Huawei and ZTE are under scrutiny in Washington. Photo: VCG/VCG via Getty Images

A Defense Department spokesman said Wednesday that certain stores serving American military personnel will no longer sell electronics from ZTE and Huawei, two major Chinese telecom manufacturers, the Wall Street Journal reports.

Why it matters: The Journal reports that Pentagon officials fear the Chinese government could use Huawei or ZTE devices to track troop movements. The move comes as both companies are facing an aggressive campaign in Washington to keep their products out of American hands over concerns they could be too close to China's government. Huawei said in a statement it was committed to security.

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Updated 33 mins ago - Politics & Policy

Coronavirus dashboard

Illustration: Sarah Grillo/Axios

  1. Global: Total confirmed cases as of 7 p.m. ET: 32,949,407 — Total deaths: 995,658 — Total recoveries: 22,787,799Map.
  2. U.S.: Total confirmed cases as of 7 p.m. ET: 7,107,673 — Total deaths: 204,738 — Total recoveries: 2,750,459 — Total tests: 101,298,794Map.
  3. States: 3 states set single-day coronavirus case records last week — New York daily cases top 1,000 for first time since June.
  4. Health: The long-term pain of the mental health pandemicFewer than 10% of Americans have coronavirus antibodies.
  5. Business: Millions start new businesses in time of coronavirus.
  6. Education: Summer college enrollment offers a glimpse of COVID-19's effect.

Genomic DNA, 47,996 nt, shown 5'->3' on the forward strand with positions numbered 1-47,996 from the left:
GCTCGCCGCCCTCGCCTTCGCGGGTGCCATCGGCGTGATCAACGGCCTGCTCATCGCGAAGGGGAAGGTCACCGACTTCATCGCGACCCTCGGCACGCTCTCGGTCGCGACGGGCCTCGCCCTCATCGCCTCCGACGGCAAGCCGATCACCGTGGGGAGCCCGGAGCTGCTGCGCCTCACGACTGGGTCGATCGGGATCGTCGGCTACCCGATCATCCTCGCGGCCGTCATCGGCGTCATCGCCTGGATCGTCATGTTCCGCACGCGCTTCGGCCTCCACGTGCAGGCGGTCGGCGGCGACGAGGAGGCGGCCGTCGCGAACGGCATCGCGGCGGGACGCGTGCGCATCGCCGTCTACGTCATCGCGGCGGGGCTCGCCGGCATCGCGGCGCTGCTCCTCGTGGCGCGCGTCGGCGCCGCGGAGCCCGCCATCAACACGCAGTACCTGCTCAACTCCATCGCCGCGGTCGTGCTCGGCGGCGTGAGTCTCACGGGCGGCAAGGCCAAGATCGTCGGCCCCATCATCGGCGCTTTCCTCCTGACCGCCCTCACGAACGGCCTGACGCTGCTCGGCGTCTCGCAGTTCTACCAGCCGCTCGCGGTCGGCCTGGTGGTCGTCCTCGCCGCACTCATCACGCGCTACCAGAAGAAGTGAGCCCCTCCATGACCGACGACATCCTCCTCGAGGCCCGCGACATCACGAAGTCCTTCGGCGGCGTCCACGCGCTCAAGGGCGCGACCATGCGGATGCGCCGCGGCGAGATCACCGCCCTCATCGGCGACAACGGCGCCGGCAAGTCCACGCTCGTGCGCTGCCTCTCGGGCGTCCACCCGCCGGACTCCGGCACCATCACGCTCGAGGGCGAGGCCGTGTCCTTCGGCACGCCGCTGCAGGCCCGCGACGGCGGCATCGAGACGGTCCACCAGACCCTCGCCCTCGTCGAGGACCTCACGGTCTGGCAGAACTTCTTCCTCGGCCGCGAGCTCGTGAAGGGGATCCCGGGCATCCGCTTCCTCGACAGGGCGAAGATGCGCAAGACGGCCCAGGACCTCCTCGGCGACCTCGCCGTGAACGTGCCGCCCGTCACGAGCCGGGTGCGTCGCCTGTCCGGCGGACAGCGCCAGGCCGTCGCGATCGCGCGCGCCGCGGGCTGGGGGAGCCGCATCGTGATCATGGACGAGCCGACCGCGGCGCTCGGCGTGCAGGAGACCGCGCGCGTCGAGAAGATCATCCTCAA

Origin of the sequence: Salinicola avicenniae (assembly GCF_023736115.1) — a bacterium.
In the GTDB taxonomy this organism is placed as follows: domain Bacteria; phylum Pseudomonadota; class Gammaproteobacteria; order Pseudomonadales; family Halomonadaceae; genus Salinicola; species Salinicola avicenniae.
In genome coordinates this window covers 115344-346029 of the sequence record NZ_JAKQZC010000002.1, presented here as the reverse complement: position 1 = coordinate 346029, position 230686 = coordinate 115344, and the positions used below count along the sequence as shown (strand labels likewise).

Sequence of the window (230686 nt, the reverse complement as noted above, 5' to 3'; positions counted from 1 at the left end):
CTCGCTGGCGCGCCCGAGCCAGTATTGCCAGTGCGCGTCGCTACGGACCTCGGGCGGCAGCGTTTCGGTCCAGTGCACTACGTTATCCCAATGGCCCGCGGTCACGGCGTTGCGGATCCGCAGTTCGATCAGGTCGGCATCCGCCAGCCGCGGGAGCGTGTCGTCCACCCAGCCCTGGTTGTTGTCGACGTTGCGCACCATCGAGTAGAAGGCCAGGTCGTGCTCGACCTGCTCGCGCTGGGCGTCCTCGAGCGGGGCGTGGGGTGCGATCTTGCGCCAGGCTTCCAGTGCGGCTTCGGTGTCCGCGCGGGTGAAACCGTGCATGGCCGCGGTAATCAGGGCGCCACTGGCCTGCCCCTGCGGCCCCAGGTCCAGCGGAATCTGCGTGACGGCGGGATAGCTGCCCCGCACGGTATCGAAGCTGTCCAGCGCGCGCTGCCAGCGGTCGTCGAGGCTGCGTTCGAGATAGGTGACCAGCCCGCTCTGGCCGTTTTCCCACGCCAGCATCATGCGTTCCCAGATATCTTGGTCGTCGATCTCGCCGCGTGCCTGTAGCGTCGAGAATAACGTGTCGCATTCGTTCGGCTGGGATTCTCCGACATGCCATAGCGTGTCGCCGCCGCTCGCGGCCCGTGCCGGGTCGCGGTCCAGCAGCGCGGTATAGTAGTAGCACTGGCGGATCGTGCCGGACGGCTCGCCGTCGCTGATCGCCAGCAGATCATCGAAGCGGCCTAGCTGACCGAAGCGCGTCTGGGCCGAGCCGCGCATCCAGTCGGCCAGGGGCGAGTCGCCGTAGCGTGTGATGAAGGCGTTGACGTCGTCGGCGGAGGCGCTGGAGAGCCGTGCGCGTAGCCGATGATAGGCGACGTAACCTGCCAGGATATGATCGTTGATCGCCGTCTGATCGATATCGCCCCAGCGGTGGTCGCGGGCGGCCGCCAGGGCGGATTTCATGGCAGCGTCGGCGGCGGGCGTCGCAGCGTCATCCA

NYT: Trump paid $750 in federal income taxes in 2016 and 2017

Photo: Chip Somodevilla/Getty Images

The New York Times has obtained more than two decades' worth of tax-return data from Trump and the companies that make up his business, writing in an explosive report that the documents "tell a story fundamentally different from the one [the president] has sold to the American public."

Why it matters: The Times' bombshell report, published less than seven weeks before the presidential election, lays bare much of the financial information Trump has long sought to keep secret — including allegations that he paid $750 in federal income taxes in 2016 and 2017, and has over $300 million in personal debt obligations coming due in the next four years.

How Trump, Biden plan to score at Tuesday's debate

Illustration: Sarah Grillo/Axios

President Trump has been practicing with flashcards and prepping with former New Jersey Gov. Chris Christie before Tuesday's presidential debate.

Behind the scenes: Top aides tell Axios he's been testing his attacks on the campaign trail for weeks, seeing what ignites his crowds or falls flat. One of the biggest themes Trump plans to drive home is his "tough guy" persona, which advisers see as an advantage with voters in key states.

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